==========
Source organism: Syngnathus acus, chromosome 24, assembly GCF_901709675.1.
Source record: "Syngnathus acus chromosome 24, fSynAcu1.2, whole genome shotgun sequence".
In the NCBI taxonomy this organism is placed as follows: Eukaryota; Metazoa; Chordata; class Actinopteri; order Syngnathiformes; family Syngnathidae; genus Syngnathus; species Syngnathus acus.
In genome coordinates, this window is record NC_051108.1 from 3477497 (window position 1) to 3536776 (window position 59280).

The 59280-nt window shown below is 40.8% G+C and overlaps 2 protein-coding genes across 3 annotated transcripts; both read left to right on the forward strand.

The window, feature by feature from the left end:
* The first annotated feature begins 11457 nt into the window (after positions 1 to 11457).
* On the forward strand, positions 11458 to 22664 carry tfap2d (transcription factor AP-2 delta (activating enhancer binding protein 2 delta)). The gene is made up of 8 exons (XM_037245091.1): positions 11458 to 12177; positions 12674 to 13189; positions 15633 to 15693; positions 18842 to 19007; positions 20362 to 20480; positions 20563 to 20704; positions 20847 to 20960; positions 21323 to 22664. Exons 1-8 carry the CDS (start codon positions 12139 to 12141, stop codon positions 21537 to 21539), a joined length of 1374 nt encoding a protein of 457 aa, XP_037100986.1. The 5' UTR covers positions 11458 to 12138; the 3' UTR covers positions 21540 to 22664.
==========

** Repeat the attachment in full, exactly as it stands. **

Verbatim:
Source organism: Syngnathus acus, chromosome 24, assembly GCF_901709675.1.
Source record: "Syngnathus acus chromosome 24, fSynAcu1.2, whole genome shotgun sequence".
In the NCBI taxonomy this organism is placed as follows: Eukaryota; Metazoa; Chordata; class Actinopteri; order Syngnathiformes; family Syngnathidae; genus Syngnathus; species Syngnathus acus.
In genome coordinates, this window is record NC_051108.1 from 3477497 (window position 1) to 3536776 (window position 59280).

The 59280-nt window shown below is 40.8% G+C and overlaps 2 protein-coding genes across 3 annotated transcripts; both read left to right on the forward strand.

The window, feature by feature from the left end:
* The first annotated feature begins 11457 nt into the window (after positions 1 to 11457).
* On the forward strand, positions 11458 to 22664 carry tfap2d (transcription factor AP-2 delta (activating enhancer binding protein 2 delta)). The gene is made up of 8 exons (XM_037245091.1): positions 11458 to 12177; positions 12674 to 13189; positions 15633 to 15693; positions 18842 to 19007; positions 20362 to 20480; positions 20563 to 20704; positions 20847 to 20960; positions 21323 to 22664. Exons 1-8 carry the CDS (start codon positions 12139 to 12141, stop codon positions 21537 to 21539), a joined length of 1374 nt encoding a protein of 457 aa, XP_037100986.1. The 5' UTR covers positions 11458 to 12138; the 3' UTR covers positions 21540 to 22664.